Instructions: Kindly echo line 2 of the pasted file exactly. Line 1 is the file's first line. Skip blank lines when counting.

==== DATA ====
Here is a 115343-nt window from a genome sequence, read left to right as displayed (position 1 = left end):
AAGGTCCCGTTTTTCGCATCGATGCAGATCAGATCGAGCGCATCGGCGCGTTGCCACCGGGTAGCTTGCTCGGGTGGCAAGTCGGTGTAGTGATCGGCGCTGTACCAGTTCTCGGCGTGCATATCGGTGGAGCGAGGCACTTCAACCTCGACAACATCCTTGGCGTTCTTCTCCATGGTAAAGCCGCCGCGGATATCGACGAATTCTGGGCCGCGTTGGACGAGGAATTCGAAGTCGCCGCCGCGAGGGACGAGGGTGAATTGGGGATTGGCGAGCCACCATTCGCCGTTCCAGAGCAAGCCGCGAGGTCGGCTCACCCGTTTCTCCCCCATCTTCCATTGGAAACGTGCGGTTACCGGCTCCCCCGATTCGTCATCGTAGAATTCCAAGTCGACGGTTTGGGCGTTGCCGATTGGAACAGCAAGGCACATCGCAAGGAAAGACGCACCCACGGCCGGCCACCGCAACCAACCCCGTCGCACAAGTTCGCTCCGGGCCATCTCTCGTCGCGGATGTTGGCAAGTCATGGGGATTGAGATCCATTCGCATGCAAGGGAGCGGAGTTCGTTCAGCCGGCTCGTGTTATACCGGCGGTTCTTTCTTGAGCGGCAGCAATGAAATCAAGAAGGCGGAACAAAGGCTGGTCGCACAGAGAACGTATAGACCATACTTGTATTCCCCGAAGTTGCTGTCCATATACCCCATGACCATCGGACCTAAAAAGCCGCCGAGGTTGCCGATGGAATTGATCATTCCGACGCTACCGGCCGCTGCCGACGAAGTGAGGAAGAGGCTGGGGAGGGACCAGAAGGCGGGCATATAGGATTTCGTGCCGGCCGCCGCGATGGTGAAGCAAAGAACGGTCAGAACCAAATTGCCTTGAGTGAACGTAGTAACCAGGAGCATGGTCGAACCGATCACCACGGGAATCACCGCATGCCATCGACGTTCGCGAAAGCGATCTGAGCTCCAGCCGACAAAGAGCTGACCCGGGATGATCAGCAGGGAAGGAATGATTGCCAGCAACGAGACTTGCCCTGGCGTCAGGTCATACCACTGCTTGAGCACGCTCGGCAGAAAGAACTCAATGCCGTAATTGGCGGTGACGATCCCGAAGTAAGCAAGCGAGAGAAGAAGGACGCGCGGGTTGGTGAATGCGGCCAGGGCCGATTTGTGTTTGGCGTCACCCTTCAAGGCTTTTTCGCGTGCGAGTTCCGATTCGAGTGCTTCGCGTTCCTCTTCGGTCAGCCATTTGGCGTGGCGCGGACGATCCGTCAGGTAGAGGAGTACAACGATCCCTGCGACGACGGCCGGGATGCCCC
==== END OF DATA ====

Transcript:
AAGGTCCCGTTTTTCGCATCGATGCAGATCAGATCGAGCGCATCGGCGCGTTGCCACCGGGTAGCTTGCTCGGGTGGCAAGTCGGTGTAGTGATCGGCGCTGTACCAGTTCTCGGCGTGCATATCGGTGGAGCGAGGCACTTCAACCTCGACAACATCCTTGGCGTTCTTCTCCATGGTAAAGCCGCCGCGGATATCGACGAATTCTGGGCCGCGTTGGACGAGGAATTCGAAGTCGCCGCCGCGAGGGACGAGGGTGAATTGGGGATTGGCGAGCCACCATTCGCCGTTCCAGAGCAAGCCGCGAGGTCGGCTCACCCGTTTCTCCCCCATCTTCCATTGGAAACGTGCGGTTACCGGCTCCCCCGATTCGTCATCGTAGAATTCCAAGTCGACGGTTTGGGCGTTGCCGATTGGAACAGCAAGGCACATCGCAAGGAAAGACGCACCCACGGCCGGCCACCGCAACCAACCCCGTCGCACAAGTTCGCTCCGGGCCATCTCTCGTCGCGGATGTTGGCAAGTCATGGGGATTGAGATCCATTCGCATGCAAGGGAGCGGAGTTCGTTCAGCCGGCTCGTGTTATACCGGCGGTTCTTTCTTGAGCGGCAGCAATGAAATCAAGAAGGCGGAACAAAGGCTGGTCGCACAGAGAACGTATAGACCATACTTGTATTCCCCGAAGTTGCTGTCCATATACCCCATGACCATCGGACCTAAAAAGCCGCCGAGGTTGCCGATGGAATTGATCATTCCGACGCTACCGGCCGCTGCCGACGAAGTGAGGAAGAGGCTGGGGAGGGACCAGAAGGCGGGCATATAGGATTTCGTGCCGGCCGCCGCGATGGTGAAGCAAAGAACGGTCAGAACCAAATTGCCTTGAGTGAACGTAGTAACCAGGAGCATGGTCGAACCGATCACCACGGGAATCACCGCATGCCATCGACGTTCGCGAAAGCGATCTGAGCTCCAGCCGACAAAGAGCTGACCCGGGATGATCAGCAGGGAAGGAATGATTGCCAGCAACGAGACTTGCCCTGGCGTCAGGTCATACCACTGCTTGAGCACGCTCGGCAGAAAGAACTCAATGCCGTAATTGGCGGTGACGATCCCGAAGTAAGCAAGCGAGAGAAGAAGGACGCGCGGGTTGGTGAATGCGGCCAGGGCCGATTTGTGTTTGGCGTCACCCTTCAAGGCTTTTTCGCGTGCGAGTTCCGATTCGAGTGCTTCGCGTTCCTCTTCGGTCAGCCATTTGGCGTGGCGCGGACGATCCGTCAGGTAGAGGAGTACAACGATCCCTGCGACGACGGCCGGGATGCCCC